Established in the fourth century, largely by St. Jerome, the Vulgate
Bible was so named because it was popular (the Latin vulgus means "the
people"). The copy shown here displays several characteristics of
the standard Vulgate text adopted in the schools of Paris during the thirteenth
century, such as the order of the books and the way they are divided into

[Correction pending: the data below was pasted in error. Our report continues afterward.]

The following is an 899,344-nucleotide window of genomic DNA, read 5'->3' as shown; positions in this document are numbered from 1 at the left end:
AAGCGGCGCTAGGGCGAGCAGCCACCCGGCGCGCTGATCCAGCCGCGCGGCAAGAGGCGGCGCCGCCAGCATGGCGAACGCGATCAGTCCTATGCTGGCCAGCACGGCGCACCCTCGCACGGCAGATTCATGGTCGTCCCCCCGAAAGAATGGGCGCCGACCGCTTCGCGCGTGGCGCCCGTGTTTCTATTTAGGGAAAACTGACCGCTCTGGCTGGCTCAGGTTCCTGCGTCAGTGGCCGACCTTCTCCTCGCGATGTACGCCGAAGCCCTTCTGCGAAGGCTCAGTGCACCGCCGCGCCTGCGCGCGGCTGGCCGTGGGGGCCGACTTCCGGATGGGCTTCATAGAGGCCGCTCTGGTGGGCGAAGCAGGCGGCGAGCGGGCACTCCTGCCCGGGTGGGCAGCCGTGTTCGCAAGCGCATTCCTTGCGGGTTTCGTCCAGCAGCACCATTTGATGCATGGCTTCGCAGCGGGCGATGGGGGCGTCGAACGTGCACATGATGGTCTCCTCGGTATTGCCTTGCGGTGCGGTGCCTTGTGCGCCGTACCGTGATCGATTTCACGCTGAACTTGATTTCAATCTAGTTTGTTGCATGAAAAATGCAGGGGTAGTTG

chapters. Shown are Psalms 107–116, as the rubricated medieval Arabic
numerals in the margins indicate. Among the red and blue initials in the
text, the large capitals mark the beginning of a new Psalm, and the smaller
capitals introduce a new verse. Medieval scribes used these colored letters
instead of indentation to start a new paragraph.
Vulgate Bible. England, latter half of the 13th
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